Foster Kitten Care: Part One
In the veterinary and rescue community, this time of year is referred to as “Kitten Season.” Why you ask? Well, with the approaching milder weather, the females start “queening” (having their babies) and this is when we see the highest number of orphaned or abandoned kittens every year.
Spaying and neutering would help eliminate this problem; however, not everyone does this. Every year the kittens find their way to someone’s doorstep looking for help. Sometimes they are a bit older and able to find homes quickly or are able to fend for themselves if left outdoors, but most often they are young kittens or newborns (“neonates”) that require extensive and intensive round-the-clock care.
So what should you do if you happen to find one of these kittens?
First and foremost, you need to make sure that mom isn’t still caring for them. The best way to do this is to monitor them from afar. If the mom sees you she could become highly protective of the babies and aggressive towards you. This is a natural instinct for mom – she may view you as a predator or someone that is going to harm her babies.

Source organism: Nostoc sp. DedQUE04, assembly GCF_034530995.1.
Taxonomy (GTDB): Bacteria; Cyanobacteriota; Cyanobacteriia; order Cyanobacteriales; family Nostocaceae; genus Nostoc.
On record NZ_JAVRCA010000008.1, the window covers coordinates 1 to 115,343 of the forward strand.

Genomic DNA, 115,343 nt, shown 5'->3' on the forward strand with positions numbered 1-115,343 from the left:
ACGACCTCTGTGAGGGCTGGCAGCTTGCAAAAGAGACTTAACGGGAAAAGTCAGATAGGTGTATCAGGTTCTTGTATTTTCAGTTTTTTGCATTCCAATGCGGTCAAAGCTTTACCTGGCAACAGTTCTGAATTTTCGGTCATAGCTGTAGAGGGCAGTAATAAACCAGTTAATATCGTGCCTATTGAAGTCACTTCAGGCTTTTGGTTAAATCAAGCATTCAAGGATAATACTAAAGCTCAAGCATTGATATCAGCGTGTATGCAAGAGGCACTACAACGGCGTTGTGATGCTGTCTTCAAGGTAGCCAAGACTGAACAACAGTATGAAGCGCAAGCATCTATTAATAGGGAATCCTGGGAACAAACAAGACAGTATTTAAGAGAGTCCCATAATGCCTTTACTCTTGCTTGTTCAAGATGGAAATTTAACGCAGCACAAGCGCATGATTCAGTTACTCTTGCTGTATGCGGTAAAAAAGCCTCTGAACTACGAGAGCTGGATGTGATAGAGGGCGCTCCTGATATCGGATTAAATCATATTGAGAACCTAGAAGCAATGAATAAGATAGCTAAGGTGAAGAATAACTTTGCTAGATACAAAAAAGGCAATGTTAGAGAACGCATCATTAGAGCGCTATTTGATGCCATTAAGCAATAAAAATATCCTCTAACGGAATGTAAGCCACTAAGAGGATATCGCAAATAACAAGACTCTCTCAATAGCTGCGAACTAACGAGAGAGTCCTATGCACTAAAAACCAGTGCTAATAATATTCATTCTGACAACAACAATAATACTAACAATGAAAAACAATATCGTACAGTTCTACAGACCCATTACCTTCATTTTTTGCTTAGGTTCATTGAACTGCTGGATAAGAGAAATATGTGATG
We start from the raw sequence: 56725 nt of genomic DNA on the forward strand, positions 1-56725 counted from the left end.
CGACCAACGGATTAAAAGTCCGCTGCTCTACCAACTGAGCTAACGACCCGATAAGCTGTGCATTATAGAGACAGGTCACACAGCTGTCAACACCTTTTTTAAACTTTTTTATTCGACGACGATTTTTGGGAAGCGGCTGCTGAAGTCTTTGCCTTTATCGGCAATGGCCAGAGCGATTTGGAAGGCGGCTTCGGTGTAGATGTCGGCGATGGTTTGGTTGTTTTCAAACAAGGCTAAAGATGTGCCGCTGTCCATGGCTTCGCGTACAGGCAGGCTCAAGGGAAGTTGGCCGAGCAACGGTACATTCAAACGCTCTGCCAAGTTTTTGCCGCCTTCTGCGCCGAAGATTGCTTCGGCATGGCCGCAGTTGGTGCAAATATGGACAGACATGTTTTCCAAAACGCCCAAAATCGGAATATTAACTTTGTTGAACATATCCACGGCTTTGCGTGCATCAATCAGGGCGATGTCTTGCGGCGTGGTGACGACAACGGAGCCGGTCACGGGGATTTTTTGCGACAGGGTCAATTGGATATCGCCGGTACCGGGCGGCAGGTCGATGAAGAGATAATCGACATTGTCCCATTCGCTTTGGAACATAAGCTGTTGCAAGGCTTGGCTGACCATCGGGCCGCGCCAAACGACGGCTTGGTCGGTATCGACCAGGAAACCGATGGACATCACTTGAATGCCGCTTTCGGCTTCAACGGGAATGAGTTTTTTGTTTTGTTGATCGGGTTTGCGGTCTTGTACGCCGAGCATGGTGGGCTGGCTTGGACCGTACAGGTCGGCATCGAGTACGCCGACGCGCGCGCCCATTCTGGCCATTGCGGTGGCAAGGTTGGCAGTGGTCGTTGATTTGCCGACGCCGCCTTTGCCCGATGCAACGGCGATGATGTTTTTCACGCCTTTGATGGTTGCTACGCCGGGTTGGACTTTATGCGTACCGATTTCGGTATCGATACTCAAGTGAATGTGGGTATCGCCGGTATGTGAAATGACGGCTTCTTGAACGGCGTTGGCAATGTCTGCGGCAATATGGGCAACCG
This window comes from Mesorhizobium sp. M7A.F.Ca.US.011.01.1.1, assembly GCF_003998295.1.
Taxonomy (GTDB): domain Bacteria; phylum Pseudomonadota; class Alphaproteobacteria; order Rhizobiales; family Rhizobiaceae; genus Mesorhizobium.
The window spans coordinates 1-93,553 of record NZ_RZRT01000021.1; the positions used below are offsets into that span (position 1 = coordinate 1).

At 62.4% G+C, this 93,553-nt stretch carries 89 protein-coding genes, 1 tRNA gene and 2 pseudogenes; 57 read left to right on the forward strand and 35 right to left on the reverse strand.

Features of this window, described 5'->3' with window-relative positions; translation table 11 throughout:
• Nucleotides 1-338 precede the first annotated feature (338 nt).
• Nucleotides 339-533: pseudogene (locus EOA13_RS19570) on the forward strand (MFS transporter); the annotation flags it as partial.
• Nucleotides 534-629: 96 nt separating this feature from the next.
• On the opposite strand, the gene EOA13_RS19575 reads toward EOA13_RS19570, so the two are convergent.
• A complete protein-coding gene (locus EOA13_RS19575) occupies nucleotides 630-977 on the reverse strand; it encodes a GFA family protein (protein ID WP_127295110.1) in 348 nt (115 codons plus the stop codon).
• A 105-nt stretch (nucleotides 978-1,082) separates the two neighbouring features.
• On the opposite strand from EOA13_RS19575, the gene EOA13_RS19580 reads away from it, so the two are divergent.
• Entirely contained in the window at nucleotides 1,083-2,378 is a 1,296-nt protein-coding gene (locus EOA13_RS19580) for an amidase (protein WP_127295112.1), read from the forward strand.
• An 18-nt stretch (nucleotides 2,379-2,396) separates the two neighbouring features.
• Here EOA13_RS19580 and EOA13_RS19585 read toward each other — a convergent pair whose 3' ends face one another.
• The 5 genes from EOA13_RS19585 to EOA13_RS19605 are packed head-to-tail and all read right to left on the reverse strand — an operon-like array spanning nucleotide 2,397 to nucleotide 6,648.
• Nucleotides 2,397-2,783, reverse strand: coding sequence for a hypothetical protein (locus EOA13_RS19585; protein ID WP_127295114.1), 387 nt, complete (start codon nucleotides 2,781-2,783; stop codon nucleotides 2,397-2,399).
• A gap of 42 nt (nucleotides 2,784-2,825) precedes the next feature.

If it is at all possible, it is best to leave the area where the babies are and monitor from a distance or through a window (especially if you find the neonate in your yard). Sometimes people come across these little kittens when mom is in the process of moving them from one location to another or is out hunting for food. They may appear abandoned, but mom is usually not too far away.
How do I tell if the kitten(s) have been abandoned?
If the kittens appear well fed, content and clean, then likely mom is nearby watching over them. These kittens do not, generally, require any assistance from us – unless they are in danger from another animal or because of their location (ie. a high traffic area). These kittens should be left with mom.
If the kittens are dirty, crying a lot, lethargic, cool to touch, thin, etc, then they likely have been abandoned and require immediate medical attention. These kittens should be placed in a warm environment (a shoe box with warm water bottle & towels works well – especially for transport) and brought to your Brantford veterinarian or local emergency vet for evaluation and any necessary medical attention.
Any Brantford animal hospital team can help you determine the kitten’s age, any medical care required, and will show you how to care for them until they are old enough to find a forever home.
If you come across stray kittens, or even older cats, and are not sure whether you should bring them into a clinic contact the Park Road Veterinary Clinic team. Our client care rep team is available to answer the necessary questions and guide you through how to properly evaluate whether a cat is stray, feral or needs medical attention. Contact us at (519) 759-3031